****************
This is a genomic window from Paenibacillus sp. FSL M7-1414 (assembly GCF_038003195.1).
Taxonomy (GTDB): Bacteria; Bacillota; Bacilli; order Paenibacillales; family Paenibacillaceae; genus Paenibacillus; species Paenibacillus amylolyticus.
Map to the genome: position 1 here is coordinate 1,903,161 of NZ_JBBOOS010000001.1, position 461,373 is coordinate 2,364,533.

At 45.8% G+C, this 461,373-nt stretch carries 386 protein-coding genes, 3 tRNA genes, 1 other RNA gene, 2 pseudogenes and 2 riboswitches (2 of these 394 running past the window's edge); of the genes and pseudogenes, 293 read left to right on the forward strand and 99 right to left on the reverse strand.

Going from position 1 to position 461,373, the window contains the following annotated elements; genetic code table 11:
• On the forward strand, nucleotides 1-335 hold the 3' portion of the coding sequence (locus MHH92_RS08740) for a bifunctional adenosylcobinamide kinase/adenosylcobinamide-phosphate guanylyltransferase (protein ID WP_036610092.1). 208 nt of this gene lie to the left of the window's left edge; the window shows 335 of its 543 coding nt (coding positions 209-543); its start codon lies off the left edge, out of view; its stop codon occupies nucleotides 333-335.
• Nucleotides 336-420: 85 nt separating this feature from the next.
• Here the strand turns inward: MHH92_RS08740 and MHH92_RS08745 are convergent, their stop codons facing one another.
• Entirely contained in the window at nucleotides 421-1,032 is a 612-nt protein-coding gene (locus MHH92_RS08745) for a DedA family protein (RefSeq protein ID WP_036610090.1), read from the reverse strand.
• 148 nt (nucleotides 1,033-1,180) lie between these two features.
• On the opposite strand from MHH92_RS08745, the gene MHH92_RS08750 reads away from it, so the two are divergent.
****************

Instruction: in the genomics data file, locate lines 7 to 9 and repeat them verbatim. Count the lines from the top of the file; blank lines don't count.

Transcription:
• Nucleotides 336-420: 85 nt separating this feature from the next.
• Here the strand turns inward: MHH92_RS08740 and MHH92_RS08745 are convergent, their stop codons facing one another.
• Entirely contained in the window at nucleotides 421-1,032 is a 612-nt protein-coding gene (locus MHH92_RS08745) for a DedA family protein (RefSeq protein ID WP_036610090.1), read from the reverse strand.